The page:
We did that not because we admire a very admirable woman of enormous sense of duty and responsibility, named Betty Windsor, who lives in England and has a lot of grandchildren and some great-grandchildren. We take the oath to Queen Elizabeth II because she represents to us, as head of state, our country. Our primary duty in this place is to our country. As such, I would beg of each and every one of us to think primarily about what is in our national interest, which is clearly to end the lockout, to get people back to work and to stop blaming each other for how we got in this pickle.

The Government of Canada clearly sympathizes more with Canada Post. That is understood. I think all of us in opposition tend to sympathize more with CUPW. However, the opposition is not CUPW and the governing party is not Canada Post. We cannot continue to be proxies for people who cannot get to the bargaining table on their own. We need to fix this for them and we should not fix it in a blunt way, with a draconian instrument, that would cause long-term damage to something we need to thrive, our national public postal system.

I know I have heard from many members, and I am not pretending for a moment that this idea is original, certainly in the official opposition and from some within the governing party that we should be able to bend a little. We should be able to fix this. We should not conduct an ongoing echo chamber in our House of Commons that leaves Canadians from coast to coast absolutely stupefied as to what we are doing here.

Let us surprise the people of Canada by having the members of the 41st Parliament act differently. Let us actually get together out in the corridors, and maybe people are already doing it. Let us remove those sections of Bill C-6 that are unacceptable at least to this side of the House. Let us find a way that gets the postal workers back to work as soon as possible, which satisfies all the needs of the people that we have heard so much about, the people who need their glasses, the delivery of food to the north, services to small communities. All of those needs and hurts will be mended the minute we take the locks off the door and get people back to work. People who want their mail delivered really do not care whether we keep clause 15 in Bill C-6 or not.

I beg of all of us in the next few hours that we find a way to hoist ourselves out of hoist amendments. In studying this I learned to my horror that we could move a hoist amendment again and continue to debate the bill. We could be here for days. That is in no one's interest.

Let us move to unanimous consent on things that make sense and let us solve this problem. Let us get the postal workers back to work and do it in a way that shows a collective respect for them and their work.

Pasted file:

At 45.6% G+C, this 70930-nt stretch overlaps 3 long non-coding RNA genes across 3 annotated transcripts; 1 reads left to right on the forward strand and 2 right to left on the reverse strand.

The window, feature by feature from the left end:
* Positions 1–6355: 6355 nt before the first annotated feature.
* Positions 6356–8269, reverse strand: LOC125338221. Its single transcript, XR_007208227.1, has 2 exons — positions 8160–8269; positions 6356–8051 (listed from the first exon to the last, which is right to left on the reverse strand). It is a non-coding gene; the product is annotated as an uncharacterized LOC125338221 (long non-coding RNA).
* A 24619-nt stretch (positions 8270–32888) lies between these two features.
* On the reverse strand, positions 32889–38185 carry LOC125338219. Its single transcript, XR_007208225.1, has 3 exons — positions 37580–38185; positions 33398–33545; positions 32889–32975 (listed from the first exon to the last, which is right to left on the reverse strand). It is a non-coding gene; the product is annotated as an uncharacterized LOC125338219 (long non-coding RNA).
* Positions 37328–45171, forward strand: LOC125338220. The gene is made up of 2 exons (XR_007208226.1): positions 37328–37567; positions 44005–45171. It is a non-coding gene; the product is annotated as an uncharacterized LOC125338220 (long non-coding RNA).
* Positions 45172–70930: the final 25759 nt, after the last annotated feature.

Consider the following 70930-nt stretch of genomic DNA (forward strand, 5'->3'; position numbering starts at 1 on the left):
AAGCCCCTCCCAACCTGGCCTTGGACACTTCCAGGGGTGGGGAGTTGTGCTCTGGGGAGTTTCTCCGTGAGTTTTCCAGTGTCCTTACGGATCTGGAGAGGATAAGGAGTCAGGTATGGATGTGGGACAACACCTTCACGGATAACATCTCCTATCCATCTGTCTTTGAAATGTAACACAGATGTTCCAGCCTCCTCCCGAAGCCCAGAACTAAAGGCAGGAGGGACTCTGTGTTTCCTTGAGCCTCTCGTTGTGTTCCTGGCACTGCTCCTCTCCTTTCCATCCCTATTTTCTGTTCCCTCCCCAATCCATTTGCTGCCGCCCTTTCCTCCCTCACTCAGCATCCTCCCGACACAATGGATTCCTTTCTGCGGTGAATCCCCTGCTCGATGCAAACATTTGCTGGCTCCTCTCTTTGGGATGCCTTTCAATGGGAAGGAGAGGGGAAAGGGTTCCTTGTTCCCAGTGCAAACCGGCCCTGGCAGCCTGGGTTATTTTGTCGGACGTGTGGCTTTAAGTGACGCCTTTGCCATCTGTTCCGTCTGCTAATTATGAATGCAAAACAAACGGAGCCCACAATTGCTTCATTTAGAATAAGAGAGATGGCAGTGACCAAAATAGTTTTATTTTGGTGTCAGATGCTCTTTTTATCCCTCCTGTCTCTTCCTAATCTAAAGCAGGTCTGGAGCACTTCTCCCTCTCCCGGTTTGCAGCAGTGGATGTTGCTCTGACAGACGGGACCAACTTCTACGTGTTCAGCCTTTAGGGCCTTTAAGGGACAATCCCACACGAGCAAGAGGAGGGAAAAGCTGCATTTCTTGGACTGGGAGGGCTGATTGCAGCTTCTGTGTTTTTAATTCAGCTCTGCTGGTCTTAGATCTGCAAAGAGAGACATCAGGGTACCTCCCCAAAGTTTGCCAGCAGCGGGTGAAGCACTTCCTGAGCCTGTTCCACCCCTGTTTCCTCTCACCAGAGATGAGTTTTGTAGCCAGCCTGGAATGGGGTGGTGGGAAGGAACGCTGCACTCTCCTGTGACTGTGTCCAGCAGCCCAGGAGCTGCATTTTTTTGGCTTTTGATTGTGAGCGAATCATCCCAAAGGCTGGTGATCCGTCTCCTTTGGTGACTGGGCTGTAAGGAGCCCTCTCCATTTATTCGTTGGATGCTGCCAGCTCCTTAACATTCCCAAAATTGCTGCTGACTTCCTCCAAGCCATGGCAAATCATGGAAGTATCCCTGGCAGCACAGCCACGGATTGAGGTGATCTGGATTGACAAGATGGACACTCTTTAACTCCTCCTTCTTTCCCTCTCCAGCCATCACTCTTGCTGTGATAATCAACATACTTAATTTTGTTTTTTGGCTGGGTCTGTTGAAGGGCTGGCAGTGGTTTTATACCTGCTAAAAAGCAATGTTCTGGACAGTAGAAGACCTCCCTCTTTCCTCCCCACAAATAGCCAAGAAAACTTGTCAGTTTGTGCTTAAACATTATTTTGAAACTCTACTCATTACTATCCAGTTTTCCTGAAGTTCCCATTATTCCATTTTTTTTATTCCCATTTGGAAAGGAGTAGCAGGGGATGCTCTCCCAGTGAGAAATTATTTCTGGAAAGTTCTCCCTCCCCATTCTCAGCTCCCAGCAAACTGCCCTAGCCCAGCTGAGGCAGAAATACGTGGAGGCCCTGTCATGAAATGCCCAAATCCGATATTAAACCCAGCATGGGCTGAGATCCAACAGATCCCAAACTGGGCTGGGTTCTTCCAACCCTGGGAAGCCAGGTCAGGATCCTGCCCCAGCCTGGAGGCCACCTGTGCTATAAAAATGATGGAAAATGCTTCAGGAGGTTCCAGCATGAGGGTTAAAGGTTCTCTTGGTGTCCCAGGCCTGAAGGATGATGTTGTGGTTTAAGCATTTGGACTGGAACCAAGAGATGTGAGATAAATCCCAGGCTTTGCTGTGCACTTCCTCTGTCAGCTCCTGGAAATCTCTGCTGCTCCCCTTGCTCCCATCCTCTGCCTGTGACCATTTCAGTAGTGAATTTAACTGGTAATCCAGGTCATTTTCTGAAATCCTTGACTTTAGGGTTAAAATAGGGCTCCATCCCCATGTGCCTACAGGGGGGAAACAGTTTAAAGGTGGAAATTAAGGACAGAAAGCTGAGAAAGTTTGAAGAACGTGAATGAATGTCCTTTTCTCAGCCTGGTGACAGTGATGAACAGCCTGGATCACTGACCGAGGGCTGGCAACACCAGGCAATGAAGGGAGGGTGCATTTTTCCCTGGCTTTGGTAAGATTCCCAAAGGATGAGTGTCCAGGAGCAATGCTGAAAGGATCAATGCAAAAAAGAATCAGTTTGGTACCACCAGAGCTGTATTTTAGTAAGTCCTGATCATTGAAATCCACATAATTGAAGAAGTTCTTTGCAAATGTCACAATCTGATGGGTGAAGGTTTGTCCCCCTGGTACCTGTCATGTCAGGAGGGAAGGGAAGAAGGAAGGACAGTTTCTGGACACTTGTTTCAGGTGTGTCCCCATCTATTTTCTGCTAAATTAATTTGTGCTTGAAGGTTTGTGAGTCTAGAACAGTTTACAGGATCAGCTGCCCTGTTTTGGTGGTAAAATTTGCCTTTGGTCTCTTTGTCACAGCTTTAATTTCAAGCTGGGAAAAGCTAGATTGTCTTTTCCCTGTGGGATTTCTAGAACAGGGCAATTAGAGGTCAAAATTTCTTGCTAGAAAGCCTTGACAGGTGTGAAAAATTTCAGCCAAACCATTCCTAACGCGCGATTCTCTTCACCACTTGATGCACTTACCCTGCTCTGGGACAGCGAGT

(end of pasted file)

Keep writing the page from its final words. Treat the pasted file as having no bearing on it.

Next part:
Restoring Mail Delivery for Canadians Act
Government Orders

June 24th, 5 p.m.

Blackstrap
Saskatchewan

Conservative

Lynne Yelich Minister of State (Western Economic Diversification)

Mr. Speaker, the member said she does not like all the repetition. There is no repetition on this side of the House of messages we are getting from businesses and individuals in our ridings. I received one from a constituent in the riding of Blackstrap who owns and works at a local insurance office, a small business, the type of people the NDP members claim they represent.

The constituent wrote, “We look out for all types of people, seniors, farmers, students, families, small business, churches, and we rely on Canada Post to send our clients their insurance policies and other necessary communications. For many younger individuals and urban families we send correspondence by mail. However, for those such as seniors, farmers, etc., these seniors are rural individuals and now are without the documents that would confirm their interests are protected or are without notice of potential risks they should be aware of. I would be interested to see how many vulnerable individuals would the federal opposition like to put in the position of having their valuables and investments destroyed with no protection so they can champion postal workers having extensive pay increases and receiving lavish but economically burdened pensions.”

That is from one of my concerned constituents in Blackstrap.

Restoring Mail Delivery for Canadians Act
Government Orders

June 24th, 5 p.m.

Green

Elizabeth May Saanich—Gulf Islands, BC

Mr. Speaker, I thank the hon. member for sharing that point of view. If the hon. member can consider that everything I said spoke to that concern, that individual with that difficulty would not be in any difficulty at all if the government benches were prepared to compromise just a bit and tweak Bill C-6 so we can get people back to work faster. That is all I am asking. I am just asking the member to consider that when she reads out valid and important concerns on all sides of the House.

I have received similar emails. I read one yesterday in the House from a local newspaper that cannot get its papers delivered. How on earth does it advance the interest of those mentioned in the email the hon. member read out loud to keep the lockout going by failure to compromise?

Restoring Mail Delivery for Canadians Act
Government Orders

June 24th, 5:05 p.m.

NDP

Pat Martin Winnipeg Centre, MB